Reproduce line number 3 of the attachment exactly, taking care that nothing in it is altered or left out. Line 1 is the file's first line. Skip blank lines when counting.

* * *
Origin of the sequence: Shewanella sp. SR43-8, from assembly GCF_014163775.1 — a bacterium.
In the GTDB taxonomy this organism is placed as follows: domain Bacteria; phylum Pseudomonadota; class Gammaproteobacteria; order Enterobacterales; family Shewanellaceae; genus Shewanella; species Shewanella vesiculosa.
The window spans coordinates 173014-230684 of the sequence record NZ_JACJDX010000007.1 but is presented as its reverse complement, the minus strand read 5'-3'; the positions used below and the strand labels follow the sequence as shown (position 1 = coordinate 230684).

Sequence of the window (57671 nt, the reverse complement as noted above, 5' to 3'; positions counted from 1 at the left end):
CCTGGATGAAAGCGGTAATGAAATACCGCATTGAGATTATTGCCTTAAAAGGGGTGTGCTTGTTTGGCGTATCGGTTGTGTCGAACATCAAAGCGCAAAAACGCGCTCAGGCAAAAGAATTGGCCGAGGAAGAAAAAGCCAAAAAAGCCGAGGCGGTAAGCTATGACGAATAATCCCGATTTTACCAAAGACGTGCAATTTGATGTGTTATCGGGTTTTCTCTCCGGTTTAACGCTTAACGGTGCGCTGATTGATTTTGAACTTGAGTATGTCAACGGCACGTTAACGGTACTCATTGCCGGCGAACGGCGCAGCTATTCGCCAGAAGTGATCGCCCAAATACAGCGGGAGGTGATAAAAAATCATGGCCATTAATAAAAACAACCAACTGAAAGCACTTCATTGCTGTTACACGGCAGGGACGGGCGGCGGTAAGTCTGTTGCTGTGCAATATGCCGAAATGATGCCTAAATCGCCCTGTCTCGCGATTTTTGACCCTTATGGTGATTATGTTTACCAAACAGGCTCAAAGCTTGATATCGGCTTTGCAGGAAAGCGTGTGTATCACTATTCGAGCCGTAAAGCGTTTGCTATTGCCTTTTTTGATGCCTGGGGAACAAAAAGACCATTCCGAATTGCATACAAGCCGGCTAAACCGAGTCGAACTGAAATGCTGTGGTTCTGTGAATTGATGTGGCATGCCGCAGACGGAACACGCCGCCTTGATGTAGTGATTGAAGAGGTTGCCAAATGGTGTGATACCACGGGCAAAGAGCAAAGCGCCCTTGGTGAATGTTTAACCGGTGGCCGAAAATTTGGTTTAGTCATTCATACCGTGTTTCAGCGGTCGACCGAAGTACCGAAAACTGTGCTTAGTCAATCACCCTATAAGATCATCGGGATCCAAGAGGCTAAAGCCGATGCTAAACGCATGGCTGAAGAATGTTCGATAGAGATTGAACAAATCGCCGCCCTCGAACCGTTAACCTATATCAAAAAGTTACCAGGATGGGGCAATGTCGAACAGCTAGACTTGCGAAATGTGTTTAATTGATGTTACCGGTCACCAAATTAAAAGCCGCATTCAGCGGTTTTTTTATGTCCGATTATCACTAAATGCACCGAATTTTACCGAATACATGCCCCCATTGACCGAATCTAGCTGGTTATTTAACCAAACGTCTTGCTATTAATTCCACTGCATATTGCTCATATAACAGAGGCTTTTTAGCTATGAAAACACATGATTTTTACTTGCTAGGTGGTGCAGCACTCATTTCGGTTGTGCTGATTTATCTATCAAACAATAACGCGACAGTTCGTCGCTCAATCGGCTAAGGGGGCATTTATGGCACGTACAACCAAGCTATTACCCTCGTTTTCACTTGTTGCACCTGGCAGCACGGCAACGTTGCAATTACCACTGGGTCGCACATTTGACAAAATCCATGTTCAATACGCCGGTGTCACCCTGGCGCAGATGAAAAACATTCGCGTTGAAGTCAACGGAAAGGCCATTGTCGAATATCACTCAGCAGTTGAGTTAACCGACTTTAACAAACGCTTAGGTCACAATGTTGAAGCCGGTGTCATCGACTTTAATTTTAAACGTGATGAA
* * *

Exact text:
The window spans coordinates 173014-230684 of the sequence record NZ_JACJDX010000007.1 but is presented as its reverse complement, the minus strand read 5'-3'; the positions used below and the strand labels follow the sequence as shown (position 1 = coordinate 230684).